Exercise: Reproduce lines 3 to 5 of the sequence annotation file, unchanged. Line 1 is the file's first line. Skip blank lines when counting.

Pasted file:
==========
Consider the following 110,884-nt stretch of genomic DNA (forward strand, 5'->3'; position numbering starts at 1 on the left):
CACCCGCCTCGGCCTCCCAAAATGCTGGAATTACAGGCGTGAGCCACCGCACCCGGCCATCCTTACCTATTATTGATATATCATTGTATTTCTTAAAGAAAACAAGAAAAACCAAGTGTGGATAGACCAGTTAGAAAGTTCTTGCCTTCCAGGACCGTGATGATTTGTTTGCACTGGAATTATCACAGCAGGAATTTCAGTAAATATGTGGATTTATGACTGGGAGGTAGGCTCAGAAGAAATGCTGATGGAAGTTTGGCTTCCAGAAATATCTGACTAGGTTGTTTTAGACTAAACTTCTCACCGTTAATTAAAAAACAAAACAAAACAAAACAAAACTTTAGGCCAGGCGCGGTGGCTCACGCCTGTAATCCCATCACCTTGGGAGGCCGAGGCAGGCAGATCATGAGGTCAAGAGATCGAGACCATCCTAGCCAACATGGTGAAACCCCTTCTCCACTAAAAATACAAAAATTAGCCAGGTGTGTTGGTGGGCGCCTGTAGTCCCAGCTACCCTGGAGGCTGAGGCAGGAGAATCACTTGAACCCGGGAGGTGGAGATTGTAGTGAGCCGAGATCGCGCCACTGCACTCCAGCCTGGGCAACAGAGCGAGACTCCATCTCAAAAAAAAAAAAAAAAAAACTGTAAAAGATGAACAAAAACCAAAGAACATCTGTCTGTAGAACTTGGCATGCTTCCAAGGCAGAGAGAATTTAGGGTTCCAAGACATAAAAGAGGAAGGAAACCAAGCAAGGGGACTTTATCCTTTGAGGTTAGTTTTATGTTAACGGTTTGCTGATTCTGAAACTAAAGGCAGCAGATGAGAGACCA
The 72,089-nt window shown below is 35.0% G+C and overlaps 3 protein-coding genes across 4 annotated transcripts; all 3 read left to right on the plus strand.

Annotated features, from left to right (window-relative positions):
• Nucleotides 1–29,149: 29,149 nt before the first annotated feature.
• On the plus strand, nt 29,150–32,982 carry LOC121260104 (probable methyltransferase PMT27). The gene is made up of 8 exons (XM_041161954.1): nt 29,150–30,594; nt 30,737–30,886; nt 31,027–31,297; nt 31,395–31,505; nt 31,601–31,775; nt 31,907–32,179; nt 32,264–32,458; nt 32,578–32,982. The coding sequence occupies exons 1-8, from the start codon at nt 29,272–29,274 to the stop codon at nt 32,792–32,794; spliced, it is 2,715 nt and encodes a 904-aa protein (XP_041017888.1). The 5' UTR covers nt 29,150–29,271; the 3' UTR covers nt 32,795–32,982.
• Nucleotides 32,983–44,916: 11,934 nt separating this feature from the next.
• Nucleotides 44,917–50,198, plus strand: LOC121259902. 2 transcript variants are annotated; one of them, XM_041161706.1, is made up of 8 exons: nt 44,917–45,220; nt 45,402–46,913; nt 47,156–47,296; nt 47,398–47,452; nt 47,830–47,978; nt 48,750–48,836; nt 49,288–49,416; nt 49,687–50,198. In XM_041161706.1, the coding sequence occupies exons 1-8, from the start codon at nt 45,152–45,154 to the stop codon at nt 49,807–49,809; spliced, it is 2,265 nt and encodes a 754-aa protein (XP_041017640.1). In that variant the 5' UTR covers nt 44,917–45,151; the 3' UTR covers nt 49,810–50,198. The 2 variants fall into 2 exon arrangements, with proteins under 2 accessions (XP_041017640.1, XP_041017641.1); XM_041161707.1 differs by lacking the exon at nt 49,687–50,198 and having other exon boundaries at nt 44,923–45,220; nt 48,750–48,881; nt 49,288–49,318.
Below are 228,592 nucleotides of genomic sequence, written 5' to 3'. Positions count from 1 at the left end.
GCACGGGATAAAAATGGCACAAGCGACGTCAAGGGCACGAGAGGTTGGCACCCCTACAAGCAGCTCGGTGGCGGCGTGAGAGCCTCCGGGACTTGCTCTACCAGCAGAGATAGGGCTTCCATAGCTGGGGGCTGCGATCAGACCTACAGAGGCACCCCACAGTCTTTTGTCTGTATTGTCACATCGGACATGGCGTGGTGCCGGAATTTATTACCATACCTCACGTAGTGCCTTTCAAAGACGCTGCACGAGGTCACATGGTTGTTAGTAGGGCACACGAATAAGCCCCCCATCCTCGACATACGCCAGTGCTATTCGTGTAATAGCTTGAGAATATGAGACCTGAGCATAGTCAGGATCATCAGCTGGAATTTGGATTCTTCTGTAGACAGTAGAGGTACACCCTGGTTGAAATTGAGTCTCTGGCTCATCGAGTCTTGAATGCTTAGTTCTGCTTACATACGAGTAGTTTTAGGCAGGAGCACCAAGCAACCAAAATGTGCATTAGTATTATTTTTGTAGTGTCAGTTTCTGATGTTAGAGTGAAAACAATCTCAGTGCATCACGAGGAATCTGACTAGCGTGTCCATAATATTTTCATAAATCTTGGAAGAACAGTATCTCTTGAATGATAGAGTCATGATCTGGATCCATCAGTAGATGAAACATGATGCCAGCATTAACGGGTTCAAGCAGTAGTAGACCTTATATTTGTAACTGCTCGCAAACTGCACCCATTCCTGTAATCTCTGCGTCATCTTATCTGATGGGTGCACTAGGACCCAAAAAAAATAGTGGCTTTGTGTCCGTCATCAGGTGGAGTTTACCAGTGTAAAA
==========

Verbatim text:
The 72,089-nt window shown below is 35.0% G+C and overlaps 3 protein-coding genes across 4 annotated transcripts; all 3 read left to right on the plus strand.

Annotated features, from left to right (window-relative positions):
• Nucleotides 1–29,149: 29,149 nt before the first annotated feature.